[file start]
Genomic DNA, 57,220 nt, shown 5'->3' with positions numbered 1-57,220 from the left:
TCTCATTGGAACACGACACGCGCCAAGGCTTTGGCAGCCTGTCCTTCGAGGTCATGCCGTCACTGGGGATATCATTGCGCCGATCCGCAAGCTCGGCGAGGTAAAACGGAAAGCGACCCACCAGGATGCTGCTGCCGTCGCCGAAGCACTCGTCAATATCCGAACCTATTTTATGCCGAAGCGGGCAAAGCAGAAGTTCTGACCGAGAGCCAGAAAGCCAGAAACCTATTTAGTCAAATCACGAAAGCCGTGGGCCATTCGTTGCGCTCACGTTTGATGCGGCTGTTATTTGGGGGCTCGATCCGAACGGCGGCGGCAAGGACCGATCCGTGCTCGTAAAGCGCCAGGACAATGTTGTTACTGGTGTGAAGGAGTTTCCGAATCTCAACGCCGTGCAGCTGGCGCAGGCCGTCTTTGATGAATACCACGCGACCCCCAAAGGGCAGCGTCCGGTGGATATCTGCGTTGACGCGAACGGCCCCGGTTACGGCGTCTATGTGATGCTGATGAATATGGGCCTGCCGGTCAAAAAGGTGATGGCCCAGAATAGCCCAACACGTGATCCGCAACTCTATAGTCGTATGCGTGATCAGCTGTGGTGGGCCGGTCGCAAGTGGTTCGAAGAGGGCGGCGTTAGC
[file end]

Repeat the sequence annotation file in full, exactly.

Genomic DNA, 57,220 nt, shown 5'->3' with positions numbered 1-57,220 from the left:
TCTCATTGGAACACGACACGCGCCAAGGCTTTGGCAGCCTGTCCTTCGAGGTCATGCCGTCACTGGGGATATCATTGCGCCGATCCGCAAGCTCGGCGAGGTAAAACGGAAAGCGACCCACCAGGATGCTGCTGCCGTCGCCGAAGCACTCGTCAATATCCGAACCTATTTTATGCCGAAGCGGGCAAAGCAGAAGTTCTGACCGAGAGCCAGAAAGCCAGAAACCTATTTAGTCAAATCACGAAAGCCGTGGGCCATTCGTTGCGCTCACGTTTGATGCGGCTGTTATTTGGGGGCTCGATCCGAACGGCGGCGGCAAGGACCGATCCGTGCTCGTAAAGCGCCAGGACAATGTTGTTACTGGTGTGAAGGAGTTTCCGAATCTCAACGCCGTGCAGCTGGCGCAGGCCGTCTTTGATGAATACCACGCGACCCCCAAAGGGCAGCGTCCGGTGGATATCTGCGTTGACGCGAACGGCCCCGGTTACGGCGTCTATGTGATGCTGATGAATATGGGCCTGCCGGTCAAAAAGGTGATGGCCCAGAATAGCCCAACACGTGATCCGCAACTCTATAGTCGTATGCGTGATCAGCTGTGGTGGGCCGGTCGCAAGTGGTTCGAAGAGGGCGGCGTTAGC